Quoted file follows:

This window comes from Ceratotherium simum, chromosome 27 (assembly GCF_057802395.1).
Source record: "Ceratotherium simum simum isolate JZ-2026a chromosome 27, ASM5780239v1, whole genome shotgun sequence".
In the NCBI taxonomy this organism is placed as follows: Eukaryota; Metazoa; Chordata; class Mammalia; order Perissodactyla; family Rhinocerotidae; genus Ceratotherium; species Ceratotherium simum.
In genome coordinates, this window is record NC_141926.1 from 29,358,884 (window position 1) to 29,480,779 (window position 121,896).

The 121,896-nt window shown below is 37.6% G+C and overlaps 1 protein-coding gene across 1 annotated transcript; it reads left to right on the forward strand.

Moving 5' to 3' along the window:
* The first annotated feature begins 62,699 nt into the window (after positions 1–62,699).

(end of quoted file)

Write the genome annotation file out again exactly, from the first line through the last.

This window comes from Ceratotherium simum, chromosome 27 (assembly GCF_057802395.1).
Source record: "Ceratotherium simum simum isolate JZ-2026a chromosome 27, ASM5780239v1, whole genome shotgun sequence".
In the NCBI taxonomy this organism is placed as follows: Eukaryota; Metazoa; Chordata; class Mammalia; order Perissodactyla; family Rhinocerotidae; genus Ceratotherium; species Ceratotherium simum.
In genome coordinates, this window is record NC_141926.1 from 29,358,884 (window position 1) to 29,480,779 (window position 121,896).

The 121,896-nt window shown below is 37.6% G+C and overlaps 1 protein-coding gene across 1 annotated transcript; it reads left to right on the forward strand.

Moving 5' to 3' along the window:
* The first annotated feature begins 62,699 nt into the window (after positions 1–62,699).